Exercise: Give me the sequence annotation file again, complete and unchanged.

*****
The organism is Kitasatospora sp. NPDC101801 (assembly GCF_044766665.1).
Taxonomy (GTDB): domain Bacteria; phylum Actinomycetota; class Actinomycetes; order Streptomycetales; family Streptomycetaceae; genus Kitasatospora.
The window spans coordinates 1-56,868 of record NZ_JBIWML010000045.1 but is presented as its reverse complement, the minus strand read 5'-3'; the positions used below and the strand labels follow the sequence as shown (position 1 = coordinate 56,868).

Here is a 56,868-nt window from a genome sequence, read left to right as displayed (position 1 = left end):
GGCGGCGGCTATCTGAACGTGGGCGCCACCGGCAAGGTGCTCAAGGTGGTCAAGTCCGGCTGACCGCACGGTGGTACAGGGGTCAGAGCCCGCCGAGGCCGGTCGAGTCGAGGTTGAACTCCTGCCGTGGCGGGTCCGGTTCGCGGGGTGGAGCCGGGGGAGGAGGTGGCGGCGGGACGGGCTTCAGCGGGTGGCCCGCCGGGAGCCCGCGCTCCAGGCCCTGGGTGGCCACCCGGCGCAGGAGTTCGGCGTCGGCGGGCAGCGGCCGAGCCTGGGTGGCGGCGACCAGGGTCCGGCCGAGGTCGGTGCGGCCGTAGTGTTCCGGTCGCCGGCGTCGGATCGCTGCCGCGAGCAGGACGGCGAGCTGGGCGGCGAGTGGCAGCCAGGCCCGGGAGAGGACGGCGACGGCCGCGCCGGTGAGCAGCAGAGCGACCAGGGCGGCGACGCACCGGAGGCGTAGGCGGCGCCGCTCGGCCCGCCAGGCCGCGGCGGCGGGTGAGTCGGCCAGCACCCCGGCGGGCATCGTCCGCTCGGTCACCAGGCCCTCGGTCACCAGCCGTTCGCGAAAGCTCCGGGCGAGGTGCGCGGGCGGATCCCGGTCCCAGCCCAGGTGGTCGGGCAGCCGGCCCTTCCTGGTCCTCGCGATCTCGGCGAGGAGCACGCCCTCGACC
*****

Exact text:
The organism is Kitasatospora sp. NPDC101801 (assembly GCF_044766665.1).
Taxonomy (GTDB): domain Bacteria; phylum Actinomycetota; class Actinomycetes; order Streptomycetales; family Streptomycetaceae; genus Kitasatospora.
The window spans coordinates 1-56,868 of record NZ_JBIWML010000045.1 but is presented as its reverse complement, the minus strand read 5'-3'; the positions used below and the strand labels follow the sequence as shown (position 1 = coordinate 56,868).

Here is a 56,868-nt window from a genome sequence, read left to right as displayed (position 1 = left end):
GGCGGCGGCTATCTGAACGTGGGCGCCACCGGCAAGGTGCTCAAGGTGGTCAAGTCCGGCTGACCGCACGGTGGTACAGGGGTCAGAGCCCGCCGAGGCCGGTCGAGTCGAGGTTGAACTCCTGCCGTGGCGGGTCCGGTTCGCGGGGTGGAGCCGGGGGAGGAGGTGGCGGCGGGACGGGCTTCAGCGGGTGGCCCGCCGGGAGCCCGCGCTCCAGGCCCTGGGTGGCCACCCGGCGCAGGAGTTCGGCGTCGGCGGGCAGCGGCCGAGCCTGGGTGGCGGCGACCAGGGTCCGGCCGAGGTCGGTGCGGCCGTAGTGTTCCGGTCGCCGGCGTCGGATCGCTGCCGCGAGCAGGACGGCGAGCTGGGCGGCGAGTGGCAGCCAGGCCCGGGAGAGGACGGCGACGGCCGCGCCGGTGAGCAGCAGAGCGACCAGGGCGGCGACGCACCGGAGGCGTAGGCGGCGCCGCTCGGCCCGCCAGGCCGCGGCGGCGGGTGAGTCGGCCAGCACCCCGGCGGGCATCGTCCGCTCGGTCACCAGGCCCTCGGTCACCAGCCGTTCGCGAAAGCTCCGGGCGAGGTGCGCGGGCGGATCCCGGTCCCAGCCCAGGTGGTCGGGCAGCCGGCCCTTCCTGGTCCTCGCGATCTCGGCGAGGAGCACGCCCTCGACC